We're lucky to have Barry Flack, a talent leader who has run the show for companies like UBS and Primark, sharing his thoughts on the Beamery Blog.
Whilst I am not a big believer in the much fabled, McKinsey-inspired War for Talent, I am familiar with the lifelong battle for the love of the hiring manager. It's an altogether different phony war that has troubled many an internal recruitment function for as long as I can remember.
A subset of the wider HR team’s pursuit of the ‘seat at the table’, the recruitment function has been constantly on the lookout for ways and means to establish a working relationship that often resembles a grubby late night transaction leaving both parties feeling awkward and increasingly distant afterwards..
You see, like the tooth fairy, the Yeti and a successful England football team, there is no such thing as a hiring manager community. One day they’re blissfully happy in their job-related flow then with a sudden cold blast of disruption they are thrust headlong into reaction mode as a “temporary” hiring manager. And by and large, they bloody hate it.
It represents nothing more than a misalignment between a resigned, checked-out, soon to be departed team member, a frazzled wider team taking up their respective slack and a recruiter forced to recite a standard narrative that represents everything wrong with the priorities of the business at the time.
It is quite literally a menu of disastrous proportions:
2 weeks to advertise the role internally before going external. Never said or done with anything looking like conviction.
Then, as nothing of any quality begins to materialise, fear and panic sets in and it’s over to the standard job board of theirs (and everyone else’s) choosing, with the recruiter hanging on bravely to the coat tails of direct sourcing dogma.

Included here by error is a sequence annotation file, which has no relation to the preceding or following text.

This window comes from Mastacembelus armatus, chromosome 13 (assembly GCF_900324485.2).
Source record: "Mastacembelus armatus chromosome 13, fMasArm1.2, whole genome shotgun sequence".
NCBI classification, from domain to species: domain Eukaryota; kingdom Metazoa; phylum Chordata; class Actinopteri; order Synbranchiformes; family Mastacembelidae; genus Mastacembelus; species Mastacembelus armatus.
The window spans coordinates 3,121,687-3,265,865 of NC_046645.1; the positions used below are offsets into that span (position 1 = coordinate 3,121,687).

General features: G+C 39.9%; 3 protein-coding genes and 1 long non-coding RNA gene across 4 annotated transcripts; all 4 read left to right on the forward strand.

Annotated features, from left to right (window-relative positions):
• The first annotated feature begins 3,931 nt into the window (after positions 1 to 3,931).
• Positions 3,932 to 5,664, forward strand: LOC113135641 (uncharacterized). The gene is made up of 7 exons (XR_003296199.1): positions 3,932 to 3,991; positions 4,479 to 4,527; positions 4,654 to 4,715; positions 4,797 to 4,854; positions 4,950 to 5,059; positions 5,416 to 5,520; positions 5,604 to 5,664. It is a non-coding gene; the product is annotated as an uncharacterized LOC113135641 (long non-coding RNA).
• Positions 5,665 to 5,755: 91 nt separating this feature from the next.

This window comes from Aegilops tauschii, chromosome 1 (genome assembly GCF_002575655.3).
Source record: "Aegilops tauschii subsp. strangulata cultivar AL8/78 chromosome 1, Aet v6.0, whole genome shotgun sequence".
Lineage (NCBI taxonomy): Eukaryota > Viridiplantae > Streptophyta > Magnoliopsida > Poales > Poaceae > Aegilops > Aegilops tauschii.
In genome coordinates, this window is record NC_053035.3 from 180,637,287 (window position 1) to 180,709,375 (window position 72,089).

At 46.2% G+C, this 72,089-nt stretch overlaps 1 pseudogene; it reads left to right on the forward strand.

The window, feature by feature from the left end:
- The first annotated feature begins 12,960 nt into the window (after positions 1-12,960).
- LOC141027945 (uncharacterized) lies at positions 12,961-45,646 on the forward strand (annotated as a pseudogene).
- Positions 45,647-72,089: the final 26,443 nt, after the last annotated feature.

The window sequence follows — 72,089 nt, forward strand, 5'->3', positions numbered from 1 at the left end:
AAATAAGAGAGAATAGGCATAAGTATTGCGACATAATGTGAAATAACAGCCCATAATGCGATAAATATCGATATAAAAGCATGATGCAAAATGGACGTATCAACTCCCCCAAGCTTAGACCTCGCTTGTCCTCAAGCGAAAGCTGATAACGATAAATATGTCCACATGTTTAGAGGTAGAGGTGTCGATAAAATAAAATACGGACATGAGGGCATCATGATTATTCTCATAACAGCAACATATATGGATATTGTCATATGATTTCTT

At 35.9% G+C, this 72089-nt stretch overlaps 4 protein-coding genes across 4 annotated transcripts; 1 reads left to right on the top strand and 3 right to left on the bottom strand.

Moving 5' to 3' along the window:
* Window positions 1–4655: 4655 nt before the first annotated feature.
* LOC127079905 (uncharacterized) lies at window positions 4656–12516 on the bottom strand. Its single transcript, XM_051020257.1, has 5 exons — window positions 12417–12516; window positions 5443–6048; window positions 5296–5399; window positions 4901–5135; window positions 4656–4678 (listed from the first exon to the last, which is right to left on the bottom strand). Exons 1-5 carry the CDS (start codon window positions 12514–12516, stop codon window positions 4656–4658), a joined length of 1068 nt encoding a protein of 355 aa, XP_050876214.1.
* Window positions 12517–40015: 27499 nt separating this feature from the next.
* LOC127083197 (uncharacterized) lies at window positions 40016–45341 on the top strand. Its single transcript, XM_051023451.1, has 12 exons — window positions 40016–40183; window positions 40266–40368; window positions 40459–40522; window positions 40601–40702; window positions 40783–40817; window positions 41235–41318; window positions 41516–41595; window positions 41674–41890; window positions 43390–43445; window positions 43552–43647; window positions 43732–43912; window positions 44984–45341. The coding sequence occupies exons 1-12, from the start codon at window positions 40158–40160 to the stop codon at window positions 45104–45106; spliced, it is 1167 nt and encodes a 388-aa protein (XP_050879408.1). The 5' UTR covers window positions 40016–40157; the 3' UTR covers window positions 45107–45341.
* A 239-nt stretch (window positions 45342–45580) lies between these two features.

A rather cheeky piece of deviance kicks in where, despite the PSL ordered by procurement to rule over the God of cost containment, the hiring manager begins to sneakily engage with external headhunters.
The more naive and desperate ones don’t truly understand the issue of contingent engagement and in a space where the incredibly small terms and conditions section at the bottom of the agency CV, means that £1,000s are being added to the potential bill to get a body. Any. Body!
Now for a moment imagine losing all this nonsense as a result of a CRM technology intervention that helps bring both parties together in perfect harmony.
The recruiter’s efforts in maintaining talent pools and puddles cuts completely through the traditional game of deviance and deceit above where PSLs are flung about like yellow cards and contingent agencies hide under the duvet.
Candidates reaching the business quicker and keener, have been brilliantly engaged, with relevant content and messaging and are in danger of entering the application process without bitching about a poor candidate experience to date.
This new-found time and space should produce the foundation for avoiding the issue of poaching brought about by traditionally clunky, drawn-out, recruitment processes.
The dialogue between recruiter and business focuses on targeted candidate engagement, with a CRM that allows both a single source of truth (helpful when engaging with a busy recruiter) and a reporting tool that’s not indulgently focused on the vanity of the recruitment teams statistics but informing the immediate hiring needs of the manager.
Whilst a beautiful CRM cannot necessarily guarantee you love, it does give meaning and authentic purpose to a mutually beneficial relationship between recruiter and hiring manager.
The recruiter gets to focus more on nurturing, candidate relationship and insight and less on the grunt work of data input and the stresses of distressed hiring. The manager closes the historic gap in time to hire with a pre-qualified candidate pool, focussing on selling the proposition and making best use of their time. And for that we should all be very grateful.
Until next time. What are you waiting for ?